At first glance, we appear to be well on our way. There has been a recent uptick in the number of rom-coms that depict a more diverse vision of the standard female protagonist. She is no longer a woman vying for romance but an independent women who is ambivalent about finding love. Amy in “Trainwreck” is a great example of this: She’s into her career, has sex like a man, has major intimacy issues (she hates when guys sleep over after sex) and isn’t particularly nice or sweet. Similarly, the protagonist in “Bridesmaids,” Annie Walker (Kristen Wiig), is an honest portrayal of a woman who isn’t ready to get married; she’s also a bit of a mess and is devastated that her best friend (Maya Rudolph) is getting married.
While directors and writers have become adept at infusing the rom-com formula with feminist humor and self-aware criticisms of the genre, few of them are able to break from the script of the happy couple at the end. Though these movies gave us a vision of something different, their main characters largely end up finding a romantic partner. And even in these cinematic attempts to uphold alternate modes of romantic fulfillment, it’s hard to imagine that those storylines are possible in real life for someone who is not like the protagonist — white or thin.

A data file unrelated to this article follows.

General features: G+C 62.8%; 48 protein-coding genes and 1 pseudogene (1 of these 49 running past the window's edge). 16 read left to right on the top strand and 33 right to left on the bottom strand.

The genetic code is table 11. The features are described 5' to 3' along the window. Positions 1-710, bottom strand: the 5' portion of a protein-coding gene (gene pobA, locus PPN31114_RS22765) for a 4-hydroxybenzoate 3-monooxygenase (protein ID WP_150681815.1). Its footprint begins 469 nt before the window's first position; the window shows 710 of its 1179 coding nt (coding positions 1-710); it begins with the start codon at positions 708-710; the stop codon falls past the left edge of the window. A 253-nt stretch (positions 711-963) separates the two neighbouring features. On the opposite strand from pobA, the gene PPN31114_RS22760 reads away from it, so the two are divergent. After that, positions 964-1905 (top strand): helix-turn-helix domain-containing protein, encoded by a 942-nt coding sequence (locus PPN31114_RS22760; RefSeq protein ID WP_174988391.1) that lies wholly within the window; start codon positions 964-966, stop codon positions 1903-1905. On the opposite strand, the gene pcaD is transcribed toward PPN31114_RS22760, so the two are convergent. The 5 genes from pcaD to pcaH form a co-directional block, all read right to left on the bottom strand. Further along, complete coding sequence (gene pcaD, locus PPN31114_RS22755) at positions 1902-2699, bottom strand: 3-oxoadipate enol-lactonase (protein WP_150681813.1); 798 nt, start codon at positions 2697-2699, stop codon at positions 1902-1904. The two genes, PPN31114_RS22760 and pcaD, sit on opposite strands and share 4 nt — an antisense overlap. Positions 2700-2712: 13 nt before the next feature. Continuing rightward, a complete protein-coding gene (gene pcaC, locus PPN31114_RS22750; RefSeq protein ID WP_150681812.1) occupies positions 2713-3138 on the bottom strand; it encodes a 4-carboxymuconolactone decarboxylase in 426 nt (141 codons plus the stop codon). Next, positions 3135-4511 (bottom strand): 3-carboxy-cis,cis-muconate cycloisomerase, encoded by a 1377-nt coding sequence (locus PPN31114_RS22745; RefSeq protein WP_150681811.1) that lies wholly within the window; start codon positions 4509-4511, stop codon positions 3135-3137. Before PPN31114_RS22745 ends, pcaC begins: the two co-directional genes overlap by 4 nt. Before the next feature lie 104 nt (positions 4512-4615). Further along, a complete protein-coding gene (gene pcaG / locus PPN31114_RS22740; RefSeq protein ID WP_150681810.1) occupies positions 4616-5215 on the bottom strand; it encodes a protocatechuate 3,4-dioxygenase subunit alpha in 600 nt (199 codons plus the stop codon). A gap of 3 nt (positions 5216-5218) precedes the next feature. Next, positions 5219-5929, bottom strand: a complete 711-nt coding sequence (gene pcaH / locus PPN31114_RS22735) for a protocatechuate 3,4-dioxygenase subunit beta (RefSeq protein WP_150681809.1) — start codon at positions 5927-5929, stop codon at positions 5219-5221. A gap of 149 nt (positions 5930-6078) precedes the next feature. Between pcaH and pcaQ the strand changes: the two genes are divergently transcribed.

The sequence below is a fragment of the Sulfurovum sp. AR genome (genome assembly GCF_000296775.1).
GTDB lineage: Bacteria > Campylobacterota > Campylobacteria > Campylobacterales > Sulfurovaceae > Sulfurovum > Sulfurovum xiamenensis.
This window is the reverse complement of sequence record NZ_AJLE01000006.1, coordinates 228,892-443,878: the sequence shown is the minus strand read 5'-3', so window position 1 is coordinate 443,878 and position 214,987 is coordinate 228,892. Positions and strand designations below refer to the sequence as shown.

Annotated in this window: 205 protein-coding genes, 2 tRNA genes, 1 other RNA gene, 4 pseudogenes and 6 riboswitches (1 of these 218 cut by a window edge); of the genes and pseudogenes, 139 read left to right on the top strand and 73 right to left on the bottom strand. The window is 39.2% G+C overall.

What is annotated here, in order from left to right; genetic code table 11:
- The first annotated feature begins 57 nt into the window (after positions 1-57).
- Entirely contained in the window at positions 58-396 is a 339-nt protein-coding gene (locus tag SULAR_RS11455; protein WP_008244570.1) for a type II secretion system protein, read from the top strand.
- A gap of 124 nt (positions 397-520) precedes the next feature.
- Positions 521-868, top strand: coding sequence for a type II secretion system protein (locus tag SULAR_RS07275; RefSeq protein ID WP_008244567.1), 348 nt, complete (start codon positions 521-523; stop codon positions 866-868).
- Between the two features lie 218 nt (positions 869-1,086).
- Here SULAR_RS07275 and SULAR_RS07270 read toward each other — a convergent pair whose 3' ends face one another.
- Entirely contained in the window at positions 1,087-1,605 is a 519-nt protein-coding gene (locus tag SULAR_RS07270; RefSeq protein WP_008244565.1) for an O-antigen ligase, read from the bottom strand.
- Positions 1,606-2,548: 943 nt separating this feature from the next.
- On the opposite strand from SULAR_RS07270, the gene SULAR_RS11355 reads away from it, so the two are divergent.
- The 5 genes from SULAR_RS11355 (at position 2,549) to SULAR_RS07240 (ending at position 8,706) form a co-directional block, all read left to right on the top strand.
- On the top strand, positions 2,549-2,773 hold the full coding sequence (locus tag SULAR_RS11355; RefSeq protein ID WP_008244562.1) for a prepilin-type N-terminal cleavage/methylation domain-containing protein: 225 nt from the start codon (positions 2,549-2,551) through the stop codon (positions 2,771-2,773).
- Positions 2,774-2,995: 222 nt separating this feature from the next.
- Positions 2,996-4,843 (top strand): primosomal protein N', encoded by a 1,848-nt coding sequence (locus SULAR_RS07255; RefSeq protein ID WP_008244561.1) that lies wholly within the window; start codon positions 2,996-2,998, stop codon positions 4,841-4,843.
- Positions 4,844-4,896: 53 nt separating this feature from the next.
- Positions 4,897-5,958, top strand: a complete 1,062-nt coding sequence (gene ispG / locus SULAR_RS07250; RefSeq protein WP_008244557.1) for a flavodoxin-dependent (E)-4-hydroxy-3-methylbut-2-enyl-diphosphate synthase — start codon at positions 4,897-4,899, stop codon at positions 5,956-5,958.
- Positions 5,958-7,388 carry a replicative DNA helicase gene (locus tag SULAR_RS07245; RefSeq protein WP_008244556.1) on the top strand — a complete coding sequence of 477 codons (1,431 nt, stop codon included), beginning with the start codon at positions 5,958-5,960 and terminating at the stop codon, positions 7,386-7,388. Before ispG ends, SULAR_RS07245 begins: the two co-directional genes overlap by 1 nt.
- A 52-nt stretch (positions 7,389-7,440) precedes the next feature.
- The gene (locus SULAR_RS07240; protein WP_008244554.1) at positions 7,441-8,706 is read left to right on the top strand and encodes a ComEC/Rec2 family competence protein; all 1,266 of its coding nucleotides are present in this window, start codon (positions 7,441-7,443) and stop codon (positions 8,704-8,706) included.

After all, in real life, romance doesn’t exist in a vacuum; it’s shaped by social expectations and their influence on our desires, from a reliance on patriarchal notions such as chivalry or the arrival of a Prince Charming to the barriers that stand between many of us — based on where we live, what we look like or how the world perceives us — and actually living our romantic dreams.